What's it for?
The Pulse Smartpen works just like a normal pen, but it has electronics in side of it. When you write on special paper (more on that in a minute), it will capture everything you write or draw on that paper and store it digitally. You have the option of recording audio along with it, and the audio is automatically time-synchronized with what you wrote.
LiveScribe has a strong focus on students, providing a means to capture notes and audio from lectures to enhance your ability to recall information from lectures. I find that it works equally well in a business environment, and it's particularly useful in the way that it frees you up to focus more on participating in group discussions instead of spending all your time trying to take really detailed notes. It is also great for capturing "chalk talk" diagrams so you can refer to them later or share that information with others.
How does it record?
The Pulse has a built-in microphone that captures information from the room around you. I find that it does a very good job of picking up voices in the room, even in large conference rooms. If you need higher quality recordings, you can use the included headphones which have tiny microphones in them. These headphones allow you to store higher quality, stereo recordings of the session you're in and create "3D sessions" you can listen to later.
As mentioned above, you need special paper to take advantage of the Pulse's power. Their paper (I use the Moleskine-esque LiveScribe journals) is specially encoded so the pen can tell which notebook you're using (it can track multiple notebooks simultaneously, and which page you're writing on. The pen has a small 'camera' of some kind built into it that allows it to see microscopic dots on the page and record page number and pen position. It also uses this information to synchronize the audio with what you wrote on the page.
You can choose from a variety of paper types, including Journal style, spiral notebook style, lined, unlined, etc. and the prices seem reasonable compared to the "normal" alternatives of similar paper quality.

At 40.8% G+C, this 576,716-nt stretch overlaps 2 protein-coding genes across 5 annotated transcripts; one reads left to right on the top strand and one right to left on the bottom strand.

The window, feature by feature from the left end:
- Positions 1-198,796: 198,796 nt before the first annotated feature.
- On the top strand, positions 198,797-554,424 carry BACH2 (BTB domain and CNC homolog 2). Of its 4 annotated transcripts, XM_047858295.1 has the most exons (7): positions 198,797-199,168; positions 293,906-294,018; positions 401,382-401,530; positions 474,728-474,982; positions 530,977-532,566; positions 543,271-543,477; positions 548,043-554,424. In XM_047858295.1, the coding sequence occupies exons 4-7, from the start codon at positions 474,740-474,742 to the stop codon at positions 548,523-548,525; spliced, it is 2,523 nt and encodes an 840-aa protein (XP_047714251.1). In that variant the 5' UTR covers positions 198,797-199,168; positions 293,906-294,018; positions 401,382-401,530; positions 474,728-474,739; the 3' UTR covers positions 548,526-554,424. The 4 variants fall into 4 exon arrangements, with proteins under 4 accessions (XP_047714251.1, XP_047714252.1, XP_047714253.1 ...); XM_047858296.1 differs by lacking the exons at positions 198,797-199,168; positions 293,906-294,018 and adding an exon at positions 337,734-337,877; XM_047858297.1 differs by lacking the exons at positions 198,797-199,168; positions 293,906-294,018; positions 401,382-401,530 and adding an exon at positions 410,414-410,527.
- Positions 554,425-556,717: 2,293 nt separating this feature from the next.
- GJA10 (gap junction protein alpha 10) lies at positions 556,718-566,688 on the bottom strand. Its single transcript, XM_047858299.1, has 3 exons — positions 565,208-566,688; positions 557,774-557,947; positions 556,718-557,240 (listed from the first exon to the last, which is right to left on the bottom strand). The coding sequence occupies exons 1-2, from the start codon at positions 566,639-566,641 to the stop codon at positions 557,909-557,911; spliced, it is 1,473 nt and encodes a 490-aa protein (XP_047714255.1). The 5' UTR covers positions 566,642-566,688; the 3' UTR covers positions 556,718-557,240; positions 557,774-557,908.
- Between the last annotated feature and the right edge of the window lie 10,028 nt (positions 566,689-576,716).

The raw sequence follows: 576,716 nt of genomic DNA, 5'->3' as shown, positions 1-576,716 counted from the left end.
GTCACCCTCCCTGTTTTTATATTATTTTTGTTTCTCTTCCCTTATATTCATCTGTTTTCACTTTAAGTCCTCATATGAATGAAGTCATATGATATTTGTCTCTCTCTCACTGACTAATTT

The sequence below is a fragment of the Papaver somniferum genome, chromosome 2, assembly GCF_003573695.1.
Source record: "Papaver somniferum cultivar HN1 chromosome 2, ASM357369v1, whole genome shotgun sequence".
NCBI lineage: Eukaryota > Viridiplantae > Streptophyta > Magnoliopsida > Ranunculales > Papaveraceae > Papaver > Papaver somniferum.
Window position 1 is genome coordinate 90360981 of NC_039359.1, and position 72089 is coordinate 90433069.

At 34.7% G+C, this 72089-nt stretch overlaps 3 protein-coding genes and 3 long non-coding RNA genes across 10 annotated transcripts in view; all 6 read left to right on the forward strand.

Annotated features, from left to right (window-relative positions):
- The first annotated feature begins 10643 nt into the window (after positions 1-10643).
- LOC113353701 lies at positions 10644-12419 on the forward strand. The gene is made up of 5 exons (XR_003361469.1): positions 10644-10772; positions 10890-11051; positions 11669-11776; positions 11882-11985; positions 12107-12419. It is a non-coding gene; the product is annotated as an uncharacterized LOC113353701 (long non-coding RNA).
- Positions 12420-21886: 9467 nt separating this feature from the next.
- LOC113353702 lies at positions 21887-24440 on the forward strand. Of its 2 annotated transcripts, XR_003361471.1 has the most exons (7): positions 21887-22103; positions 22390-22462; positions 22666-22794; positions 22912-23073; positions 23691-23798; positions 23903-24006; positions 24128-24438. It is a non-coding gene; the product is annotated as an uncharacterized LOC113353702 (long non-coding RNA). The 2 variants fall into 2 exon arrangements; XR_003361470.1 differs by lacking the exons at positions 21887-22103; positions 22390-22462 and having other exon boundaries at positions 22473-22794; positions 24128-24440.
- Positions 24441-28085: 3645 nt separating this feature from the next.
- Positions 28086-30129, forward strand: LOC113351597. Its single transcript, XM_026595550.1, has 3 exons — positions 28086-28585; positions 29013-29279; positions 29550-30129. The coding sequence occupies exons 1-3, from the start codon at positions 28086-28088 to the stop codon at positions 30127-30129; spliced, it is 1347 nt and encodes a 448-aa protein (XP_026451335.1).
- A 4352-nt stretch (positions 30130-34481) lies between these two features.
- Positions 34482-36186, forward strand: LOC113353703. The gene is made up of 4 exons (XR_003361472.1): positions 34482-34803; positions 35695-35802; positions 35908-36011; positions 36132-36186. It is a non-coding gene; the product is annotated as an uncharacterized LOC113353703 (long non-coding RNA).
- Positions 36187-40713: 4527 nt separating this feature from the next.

What can I do with my notes and recordings?
Store: After you've captured your notes, you synchronize them with the included LiveScribe Desktop software using a small, USB docking/charging station. The LiveScribe software imports your drawings and audio, then organizes it into a very user-friendly interface so you can browse, search, and share your notes with others.
Review: You can easily review the notes you've captured within the LiveScribe Desktop software, and listen to the audio associated with them. For the notes with audio, you can easily jump around by clicking on the part of the drawing or notes you're interested in and the notes and audio will instantly jump to that part of your notes session. By the way, you can also go into Page Review mode while the session is still stored in your pen and listen to notes from your page just by tapping on the page with the pen (very cool - see a video example here)
Search: The software automatically indexes the words you've written on the page, so you can search through large amounts of information and find what you're looking for very quickly.
Print: You can print out your notes on any printer, with the option to print or omit the background lines (if you're using a lined notebook). The printouts look great, and I have used them to share whiteboard diagrams and concept sketches.
Share: LiveScribe's sharing capabilities are very interesting. Not only can you share hard copies, paste notes into email, Evernote, OneNote, etc. but you can use LiveScribe Online (an account on the sharing site is included with your purchase) to share your sessions with others. You can control access to these sessions by inviting specific people to view your sessions, or make them public. I have posted a brief, public walkthrough of the LiveScribe Pulse Smartpen so you can see what kind of results it creates (you can also click on the image of my diagram, at right).
You can go into full screen mode by clicking the "expand" arrow from the player. When you view this session, experiment with moving around the session by clicking around on the diagram. Incidentally - the audio you hear was recorded by the internal Pulse microphone as I drew the images you see.
I'm very glad I bought this pen
I haven't used the SmartPen all that long, but I am already a fan. In addition to the points above, here are some other things I've observed:
- The battery life and storage capacity are excellent. I have gone over a week without docking the Pulse and still had plenty of battery left.
- I haven't had to significantly change my habits to get the benefits of the Pulse Smartpen. I just write like I normally do, and the pen does the rest. The only new habits are a) remembering to turn the pen on so my writing is captured, and b) remembering to start and stop the recording when I'm doing audio capture.
- The pen is a tad thick, but it is comfortable to write with.
- I don't want to forget the pen, so I bought a folio cover and epoxied the pen sleeve to the inside cover to make them a single, portable unit (see picture here). This has been very useful.
The bottom line: I like the LiveScribe Pulse Smartpen and recommend it highly.